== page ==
The global warming controller

Figure 2: To activate this control loop, our leaders must agree on the setpoint (desired conditions to be reached) and on the tools to be used to implement it (the manipulated variables), which include changes in the taxes, laws, enforcement institutions, etc.

To build the GWC shown in Figure 2, first the setpoint must be determined by our leaders. Let’s assume that an agreement is eventually reached to reduce the present global emission rate to zero in 10 years. That means that the setpoint of our GWC has to be lowered by 1.0 GTC each year. Once the setpoint is established, the control loop must be completed by a sizing the control valve that is big enough to maintain that setpoint.

As human behavior is the "control valve," to make it effective, the loop must consider human nature and that means it must consider individual self-interest, which usually means money. In other words, emitting carbon must be made more expensive than converting to green energy. This can be achieved by establishing a carbon tax of say, $20 per ton of carbon dioxide equivalent emission (CDE), which is what Canada has today. Once we have the setpoint (1.0 GTC per year) and sized our control valve for $20 per ton, we can start up the loop. If it works with the "small valve" of $20 per ton, fine, if it does not, we increase the "size" of the valve until it does.

The albedo valve

Also, we should keep in mind that we have two control valves. The second valve at our disposal is the albedo effect (increasing the proportion of solar energy we reflect back into space). This is also a powerful tool, to date unused. Therefore, just as carbon taxes should motivate emission reduction, albedo subsidies should also be used to make it profitable for people to convert their roofs, roads, agriculture, etc. to be more reflective.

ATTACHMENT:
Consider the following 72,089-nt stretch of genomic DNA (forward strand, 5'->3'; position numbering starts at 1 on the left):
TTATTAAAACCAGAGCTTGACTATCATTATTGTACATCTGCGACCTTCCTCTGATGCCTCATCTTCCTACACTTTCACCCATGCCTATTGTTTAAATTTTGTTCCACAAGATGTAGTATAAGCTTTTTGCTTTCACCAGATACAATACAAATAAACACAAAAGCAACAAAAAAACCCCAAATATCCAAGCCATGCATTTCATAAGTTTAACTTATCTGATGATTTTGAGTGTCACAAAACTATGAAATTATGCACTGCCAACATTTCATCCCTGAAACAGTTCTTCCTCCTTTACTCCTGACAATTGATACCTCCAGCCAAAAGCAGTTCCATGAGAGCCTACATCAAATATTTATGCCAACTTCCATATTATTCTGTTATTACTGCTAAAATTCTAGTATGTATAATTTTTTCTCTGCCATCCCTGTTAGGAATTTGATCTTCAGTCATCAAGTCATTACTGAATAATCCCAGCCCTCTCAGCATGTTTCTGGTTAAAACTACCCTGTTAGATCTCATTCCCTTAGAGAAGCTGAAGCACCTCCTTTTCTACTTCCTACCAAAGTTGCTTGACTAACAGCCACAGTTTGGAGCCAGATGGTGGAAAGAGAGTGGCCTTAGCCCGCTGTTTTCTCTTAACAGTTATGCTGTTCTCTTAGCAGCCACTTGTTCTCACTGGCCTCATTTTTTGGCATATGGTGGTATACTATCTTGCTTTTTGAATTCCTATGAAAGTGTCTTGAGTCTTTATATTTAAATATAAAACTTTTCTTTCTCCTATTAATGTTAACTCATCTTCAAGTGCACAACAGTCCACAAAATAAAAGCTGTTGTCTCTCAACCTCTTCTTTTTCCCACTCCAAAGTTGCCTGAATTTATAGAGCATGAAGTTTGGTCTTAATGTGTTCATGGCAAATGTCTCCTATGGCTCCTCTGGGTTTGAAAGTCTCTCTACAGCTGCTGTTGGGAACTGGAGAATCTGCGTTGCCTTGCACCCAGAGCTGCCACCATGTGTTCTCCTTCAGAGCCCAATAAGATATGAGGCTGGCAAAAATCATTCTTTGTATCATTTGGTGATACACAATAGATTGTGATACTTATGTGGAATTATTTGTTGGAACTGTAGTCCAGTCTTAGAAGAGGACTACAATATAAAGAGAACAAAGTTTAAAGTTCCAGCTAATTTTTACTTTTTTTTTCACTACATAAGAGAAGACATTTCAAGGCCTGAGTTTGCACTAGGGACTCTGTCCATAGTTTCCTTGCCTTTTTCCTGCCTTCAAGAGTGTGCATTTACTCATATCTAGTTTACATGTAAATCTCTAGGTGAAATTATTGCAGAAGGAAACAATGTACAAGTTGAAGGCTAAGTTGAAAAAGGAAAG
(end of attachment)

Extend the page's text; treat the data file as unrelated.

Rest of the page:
I checked the albedo potential of our own roof and found that a 50% albedo increase would have the same cooling effect as reducing CO2 emission by 69.5 tons per year. So, if the CDE subsidy was $20 per ton, we would receive a $1,390 yearly subsidy, not to mention that our home would be cooler in the summer.

If my calculation is correct and because the total CO2 emission of mankind is about 36 billion tons per year, if the same thing were done on about 0.5 billion roofs like like ours, this could cool as much as stopping all carbon emission. By the way, at $20 per ton, this would cost "only" about $0.75 trillion, and if there were not enough roof area, we could do the same with roads, agriculture, etc. As to the time constants of the albedo process, it is shorter and is an immediate "job creator."

Interaction of the GWC loop with AI

We are very lucky that the technological challenge of storing, transporting and distributing green energy has already been solved (www.amazon.com/Post-Oil-Energy-Technology-Solar-Hydrogen-Demonstration-ebook/dp/B07LCW9HVS/ref=sr_1_25). We are also lucky that the conversion to the coming solar-hydrogen economy will occur at the very same time when artificial intelligence (AI, through robotics) will be freeing up a large segment of the workforce, which will be needed to implement this transition. In other words, we can have a positive interaction between the GWC and the AI loops.

Obviously, implementing the GWC (converting our energy economy) would be a gigantic task, but so was the Marshall Plan or going to the moon. It would also take a lot of education and overcoming of fossil interests, but remember that, in his time Pope Urban VIII was also pretty powerful and yet Galileo won. So, I am optimistic that this transition can be done in time and that the experience and knowledge accumulated by our automation and control profession will play an important role in implementing it.

Our stone age ancestors switched from using stone to bronze, not because they ran out of stone, but because bronze made better tools. Similarly, we will not wait until we run out of fossil or nuclear fuels, but will recognize that solar and wind are better and will switch now. We know how to switch, we know what to switch to, all that is needed is to shake off our complacency, stop living in delusion and face the threat that is the size of life itself.

About the Author

Béla Lipták | Columnist and Control Consultant

Béla Lipták is an automation and safety consultant and editor of the Instrument and Automation Engineers’ Handbook (IAEH).